Naloxone hydrochloride, known as naloxone and Narcan, is a life-saving medication that can temporary stop or reverse the effects of an opioid or heroin overdose. While it reduced the amount of overdose deaths in 2018, Naloxone hydrochloride is not stopping people from continuing to use opioids.
Part of making sure our housing and residential programs stay relevant is by training our staff and supplying our service locations with supplies of Narcan nasal spray, a prefilled, needle-free device of naloxone hydrochloride. Other organizations within the County have realized the link between naloxone hydrochloride and saving lives, including the Allegheny County Jail, who from 2016 – 2018 distributed over 1,400 naloxone kits to the people they released. PA Governor Tom Wolf kicked off Stop Overdoses in PA: Get Help Now Week, a statewide initiative to distribute free naloxone at 80 locations around the state to help reduce the amount of opioid-related overdose deaths.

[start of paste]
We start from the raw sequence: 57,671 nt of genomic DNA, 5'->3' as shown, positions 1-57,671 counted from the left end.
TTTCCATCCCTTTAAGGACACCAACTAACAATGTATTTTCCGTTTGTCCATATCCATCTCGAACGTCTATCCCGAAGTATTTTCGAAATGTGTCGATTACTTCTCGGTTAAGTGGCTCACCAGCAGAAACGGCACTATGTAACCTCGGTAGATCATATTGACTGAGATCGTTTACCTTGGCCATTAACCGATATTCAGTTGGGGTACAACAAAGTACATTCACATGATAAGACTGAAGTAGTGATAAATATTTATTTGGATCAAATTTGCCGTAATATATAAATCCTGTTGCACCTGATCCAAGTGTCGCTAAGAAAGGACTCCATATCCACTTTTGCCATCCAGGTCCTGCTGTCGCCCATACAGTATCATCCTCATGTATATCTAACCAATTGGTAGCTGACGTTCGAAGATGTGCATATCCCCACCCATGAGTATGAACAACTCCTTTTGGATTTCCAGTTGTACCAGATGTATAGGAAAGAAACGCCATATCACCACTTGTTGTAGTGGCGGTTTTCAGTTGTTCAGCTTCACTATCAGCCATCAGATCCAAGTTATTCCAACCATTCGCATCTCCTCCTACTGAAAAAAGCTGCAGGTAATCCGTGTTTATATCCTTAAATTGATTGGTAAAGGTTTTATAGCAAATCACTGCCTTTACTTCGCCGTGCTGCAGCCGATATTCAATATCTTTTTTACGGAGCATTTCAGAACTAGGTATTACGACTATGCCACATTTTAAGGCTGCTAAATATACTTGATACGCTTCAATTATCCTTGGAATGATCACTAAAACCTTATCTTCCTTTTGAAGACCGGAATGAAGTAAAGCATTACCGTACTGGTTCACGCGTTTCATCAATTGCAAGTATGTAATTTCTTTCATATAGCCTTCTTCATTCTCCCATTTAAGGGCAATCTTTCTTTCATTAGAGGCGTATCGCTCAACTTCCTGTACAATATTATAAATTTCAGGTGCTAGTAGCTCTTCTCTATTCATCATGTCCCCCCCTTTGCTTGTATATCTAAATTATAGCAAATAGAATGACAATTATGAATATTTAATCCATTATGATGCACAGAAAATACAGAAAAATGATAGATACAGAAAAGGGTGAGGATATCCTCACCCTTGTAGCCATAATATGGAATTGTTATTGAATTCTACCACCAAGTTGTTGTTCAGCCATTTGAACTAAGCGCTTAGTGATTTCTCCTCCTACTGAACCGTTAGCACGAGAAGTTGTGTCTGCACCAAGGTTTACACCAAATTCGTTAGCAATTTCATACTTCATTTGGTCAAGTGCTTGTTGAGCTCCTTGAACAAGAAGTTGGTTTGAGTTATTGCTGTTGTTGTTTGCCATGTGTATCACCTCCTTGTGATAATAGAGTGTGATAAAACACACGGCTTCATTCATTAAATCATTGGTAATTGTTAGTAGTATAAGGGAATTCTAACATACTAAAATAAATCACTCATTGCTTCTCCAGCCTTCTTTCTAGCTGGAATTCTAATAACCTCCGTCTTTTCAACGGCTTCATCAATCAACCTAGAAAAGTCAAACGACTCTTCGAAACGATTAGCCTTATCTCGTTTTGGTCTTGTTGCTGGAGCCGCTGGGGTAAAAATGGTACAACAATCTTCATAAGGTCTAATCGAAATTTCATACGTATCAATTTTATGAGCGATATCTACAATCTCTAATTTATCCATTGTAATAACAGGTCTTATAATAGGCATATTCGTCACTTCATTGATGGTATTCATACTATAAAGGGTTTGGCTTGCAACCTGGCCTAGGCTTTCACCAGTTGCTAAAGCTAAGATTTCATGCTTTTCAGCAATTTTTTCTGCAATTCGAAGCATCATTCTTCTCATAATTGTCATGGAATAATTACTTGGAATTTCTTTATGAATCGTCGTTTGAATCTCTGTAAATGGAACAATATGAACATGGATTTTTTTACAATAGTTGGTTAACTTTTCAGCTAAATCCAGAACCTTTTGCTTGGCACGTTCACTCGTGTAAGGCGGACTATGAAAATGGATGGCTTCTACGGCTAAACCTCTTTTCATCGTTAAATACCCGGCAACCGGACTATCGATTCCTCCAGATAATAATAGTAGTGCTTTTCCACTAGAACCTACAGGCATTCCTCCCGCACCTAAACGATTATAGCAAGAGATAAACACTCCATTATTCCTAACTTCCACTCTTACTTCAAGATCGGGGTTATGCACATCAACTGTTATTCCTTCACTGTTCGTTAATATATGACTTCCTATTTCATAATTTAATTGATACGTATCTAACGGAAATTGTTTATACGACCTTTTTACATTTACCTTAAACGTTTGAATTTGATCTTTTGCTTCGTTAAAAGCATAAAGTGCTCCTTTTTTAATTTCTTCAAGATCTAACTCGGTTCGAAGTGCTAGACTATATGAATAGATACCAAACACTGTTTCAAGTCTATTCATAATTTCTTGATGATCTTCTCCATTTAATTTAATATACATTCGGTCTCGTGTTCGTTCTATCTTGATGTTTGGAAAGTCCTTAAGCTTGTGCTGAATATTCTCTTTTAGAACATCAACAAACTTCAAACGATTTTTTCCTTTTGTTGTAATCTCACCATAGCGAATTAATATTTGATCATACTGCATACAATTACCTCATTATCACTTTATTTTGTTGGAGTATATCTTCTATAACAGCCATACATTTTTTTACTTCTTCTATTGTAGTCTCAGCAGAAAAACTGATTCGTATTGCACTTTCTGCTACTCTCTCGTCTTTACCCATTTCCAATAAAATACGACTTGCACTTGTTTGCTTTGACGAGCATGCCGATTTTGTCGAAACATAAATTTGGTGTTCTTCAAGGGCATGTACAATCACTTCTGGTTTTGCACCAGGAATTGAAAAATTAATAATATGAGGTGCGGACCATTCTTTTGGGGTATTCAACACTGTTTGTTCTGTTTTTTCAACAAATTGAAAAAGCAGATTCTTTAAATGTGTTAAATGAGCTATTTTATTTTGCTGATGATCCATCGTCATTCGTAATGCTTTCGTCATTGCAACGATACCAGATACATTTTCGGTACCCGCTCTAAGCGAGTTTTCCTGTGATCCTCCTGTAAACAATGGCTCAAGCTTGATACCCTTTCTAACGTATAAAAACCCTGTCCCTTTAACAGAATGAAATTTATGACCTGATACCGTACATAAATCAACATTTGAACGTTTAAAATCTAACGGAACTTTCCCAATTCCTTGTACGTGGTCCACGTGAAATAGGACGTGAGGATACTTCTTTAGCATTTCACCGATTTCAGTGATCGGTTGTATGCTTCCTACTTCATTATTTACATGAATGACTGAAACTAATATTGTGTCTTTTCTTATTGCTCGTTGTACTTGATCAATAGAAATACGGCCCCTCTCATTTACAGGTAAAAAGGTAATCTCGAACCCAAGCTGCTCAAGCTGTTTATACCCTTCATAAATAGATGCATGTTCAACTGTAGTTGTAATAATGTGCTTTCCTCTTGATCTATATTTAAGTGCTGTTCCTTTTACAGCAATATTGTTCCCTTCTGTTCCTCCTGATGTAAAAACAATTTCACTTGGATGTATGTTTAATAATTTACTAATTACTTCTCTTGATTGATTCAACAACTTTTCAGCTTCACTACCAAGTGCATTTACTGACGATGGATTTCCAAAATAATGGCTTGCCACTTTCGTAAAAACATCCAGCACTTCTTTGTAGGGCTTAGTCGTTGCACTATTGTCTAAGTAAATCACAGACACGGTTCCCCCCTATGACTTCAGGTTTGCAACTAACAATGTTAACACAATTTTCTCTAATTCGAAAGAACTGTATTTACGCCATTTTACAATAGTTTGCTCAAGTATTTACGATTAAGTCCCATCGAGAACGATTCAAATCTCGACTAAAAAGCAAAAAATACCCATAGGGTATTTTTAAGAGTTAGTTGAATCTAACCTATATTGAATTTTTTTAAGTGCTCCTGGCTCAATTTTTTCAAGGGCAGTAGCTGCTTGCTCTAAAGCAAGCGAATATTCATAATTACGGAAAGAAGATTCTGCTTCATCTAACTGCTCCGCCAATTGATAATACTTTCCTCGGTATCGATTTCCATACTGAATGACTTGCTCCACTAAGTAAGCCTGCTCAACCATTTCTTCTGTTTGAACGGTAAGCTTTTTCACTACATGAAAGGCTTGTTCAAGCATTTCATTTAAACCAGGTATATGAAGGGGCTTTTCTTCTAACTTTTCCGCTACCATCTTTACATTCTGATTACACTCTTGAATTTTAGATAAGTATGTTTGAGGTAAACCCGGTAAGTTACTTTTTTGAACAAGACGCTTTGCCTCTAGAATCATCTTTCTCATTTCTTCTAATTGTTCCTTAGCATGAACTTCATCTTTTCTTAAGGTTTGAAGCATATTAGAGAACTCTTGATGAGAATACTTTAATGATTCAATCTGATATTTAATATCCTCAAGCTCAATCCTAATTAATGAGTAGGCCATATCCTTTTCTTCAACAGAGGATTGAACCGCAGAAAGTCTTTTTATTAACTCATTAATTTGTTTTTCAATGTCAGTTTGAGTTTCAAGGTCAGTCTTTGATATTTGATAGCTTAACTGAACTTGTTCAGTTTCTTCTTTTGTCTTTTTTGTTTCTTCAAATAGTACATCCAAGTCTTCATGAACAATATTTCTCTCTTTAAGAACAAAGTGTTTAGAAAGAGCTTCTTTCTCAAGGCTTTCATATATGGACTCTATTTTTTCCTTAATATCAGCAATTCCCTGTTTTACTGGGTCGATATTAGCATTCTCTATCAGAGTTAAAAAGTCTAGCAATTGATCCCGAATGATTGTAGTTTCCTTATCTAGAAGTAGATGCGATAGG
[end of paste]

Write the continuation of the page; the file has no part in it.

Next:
But we’re only treading water on the opioid epidemic. By the time states come up with a solution, the problem has morphed into something different, forcing them to start over and reassess. While our staff have saved many lives, even naloxone hydrochloride cannot combat the growing popularity of fentanyl. Fentanyl is much more powerful than heroin. Because it can create a stronger high, it’s being cut into heroin to increase its potency. Dealers can supply less for more money, and therefore make more money quicker. Dealing drugs is a business after all. But the major issue with this is that drug users buying heroin do not know if their supply is laced with fentanyl, or with how much. And because of this, the results are often deadly. While we used to be able to revive clients with one dose of Narcan after a heroin overdose, it’s now taking two, up to four doses of Narcan to revive overdoses involving fentanyl. And that’s if revival is even possible. 75% of first responders say they have seconds to minutes to revive someone who is showing overdose symptoms involving fentanyl. So while naloxone hydrochloride may save lives by preventing overdose deaths, the growing presence of fentanyl is making it harder and harder to continue decreasing overdose death numbers, let alone stabilize them. The more fentanyl increases, as the statistics are already showing they are, then we very well may begin seeing another increase in overdose deaths in the County. Fentanyl already causes 74% of overdose deaths in Allegheny County, and as this drug’s prevalence increases, the supplies handed out in free days and by organizations are going to be spread thinner and thinner, and a limited supply will only increase the cost. Then what?